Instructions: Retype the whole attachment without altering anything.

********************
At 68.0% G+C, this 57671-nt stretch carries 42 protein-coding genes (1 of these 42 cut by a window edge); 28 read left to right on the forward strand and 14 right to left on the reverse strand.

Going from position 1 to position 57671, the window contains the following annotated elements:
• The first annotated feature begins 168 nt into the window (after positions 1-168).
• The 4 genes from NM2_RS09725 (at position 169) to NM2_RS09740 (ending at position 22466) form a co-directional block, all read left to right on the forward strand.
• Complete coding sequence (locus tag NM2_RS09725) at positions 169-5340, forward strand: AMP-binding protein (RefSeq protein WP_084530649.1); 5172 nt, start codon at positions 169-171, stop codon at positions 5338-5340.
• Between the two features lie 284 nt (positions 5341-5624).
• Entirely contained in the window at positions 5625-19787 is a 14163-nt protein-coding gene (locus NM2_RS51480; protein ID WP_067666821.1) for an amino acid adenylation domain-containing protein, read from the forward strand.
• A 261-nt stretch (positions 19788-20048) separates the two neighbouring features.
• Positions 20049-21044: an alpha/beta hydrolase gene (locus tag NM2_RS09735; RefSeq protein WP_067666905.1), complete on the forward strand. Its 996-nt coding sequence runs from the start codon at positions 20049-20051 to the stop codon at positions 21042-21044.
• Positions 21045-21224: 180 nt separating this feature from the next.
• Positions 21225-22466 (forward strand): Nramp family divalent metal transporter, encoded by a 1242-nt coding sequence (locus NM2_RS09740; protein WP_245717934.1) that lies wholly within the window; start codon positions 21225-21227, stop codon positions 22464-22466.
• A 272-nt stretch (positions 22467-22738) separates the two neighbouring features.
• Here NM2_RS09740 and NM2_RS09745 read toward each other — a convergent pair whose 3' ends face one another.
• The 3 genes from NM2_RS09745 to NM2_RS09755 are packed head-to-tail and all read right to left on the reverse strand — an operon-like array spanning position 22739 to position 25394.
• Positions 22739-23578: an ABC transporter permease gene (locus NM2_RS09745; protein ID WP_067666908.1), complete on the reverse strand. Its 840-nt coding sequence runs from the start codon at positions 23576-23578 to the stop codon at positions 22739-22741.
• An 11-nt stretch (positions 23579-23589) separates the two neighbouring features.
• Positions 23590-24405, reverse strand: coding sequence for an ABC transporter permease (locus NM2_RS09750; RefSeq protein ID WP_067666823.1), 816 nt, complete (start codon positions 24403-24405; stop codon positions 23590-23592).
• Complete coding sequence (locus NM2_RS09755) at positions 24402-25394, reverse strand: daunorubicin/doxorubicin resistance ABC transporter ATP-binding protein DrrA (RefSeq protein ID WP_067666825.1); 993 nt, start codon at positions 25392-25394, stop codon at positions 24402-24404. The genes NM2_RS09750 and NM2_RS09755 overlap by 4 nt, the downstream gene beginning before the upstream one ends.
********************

At 68.0% G+C, this 57671-nt stretch carries 42 protein-coding genes (1 of these 42 cut by a window edge); 28 read left to right on the forward strand and 14 right to left on the reverse strand.

Going from position 1 to position 57671, the window contains the following annotated elements:
• The first annotated feature begins 168 nt into the window (after positions 1-168).
• The 4 genes from NM2_RS09725 (at position 169) to NM2_RS09740 (ending at position 22466) form a co-directional block, all read left to right on the forward strand.
• Complete coding sequence (locus tag NM2_RS09725) at positions 169-5340, forward strand: AMP-binding protein (RefSeq protein WP_084530649.1); 5172 nt, start codon at positions 169-171, stop codon at positions 5338-5340.
• Between the two features lie 284 nt (positions 5341-5624).
• Entirely contained in the window at positions 5625-19787 is a 14163-nt protein-coding gene (locus NM2_RS51480; protein ID WP_067666821.1) for an amino acid adenylation domain-containing protein, read from the forward strand.
• A 261-nt stretch (positions 19788-20048) separates the two neighbouring features.
• Positions 20049-21044: an alpha/beta hydrolase gene (locus tag NM2_RS09735; RefSeq protein WP_067666905.1), complete on the forward strand. Its 996-nt coding sequence runs from the start codon at positions 20049-20051 to the stop codon at positions 21042-21044.
• Positions 21045-21224: 180 nt separating this feature from the next.
• Positions 21225-22466 (forward strand): Nramp family divalent metal transporter, encoded by a 1242-nt coding sequence (locus NM2_RS09740; protein WP_245717934.1) that lies wholly within the window; start codon positions 21225-21227, stop codon positions 22464-22466.
• A 272-nt stretch (positions 22467-22738) separates the two neighbouring features.
• Here NM2_RS09740 and NM2_RS09745 read toward each other — a convergent pair whose 3' ends face one another.
• The 3 genes from NM2_RS09745 to NM2_RS09755 are packed head-to-tail and all read right to left on the reverse strand — an operon-like array spanning position 22739 to position 25394.
• Positions 22739-23578: an ABC transporter permease gene (locus NM2_RS09745; protein ID WP_067666908.1), complete on the reverse strand. Its 840-nt coding sequence runs from the start codon at positions 23576-23578 to the stop codon at positions 22739-22741.
• An 11-nt stretch (positions 23579-23589) separates the two neighbouring features.
• Positions 23590-24405, reverse strand: coding sequence for an ABC transporter permease (locus NM2_RS09750; RefSeq protein ID WP_067666823.1), 816 nt, complete (start codon positions 24403-24405; stop codon positions 23590-23592).
• Complete coding sequence (locus NM2_RS09755) at positions 24402-25394, reverse strand: daunorubicin/doxorubicin resistance ABC transporter ATP-binding protein DrrA (RefSeq protein ID WP_067666825.1); 993 nt, start codon at positions 25392-25394, stop codon at positions 24402-24404. The genes NM2_RS09750 and NM2_RS09755 overlap by 4 nt, the downstream gene beginning before the upstream one ends.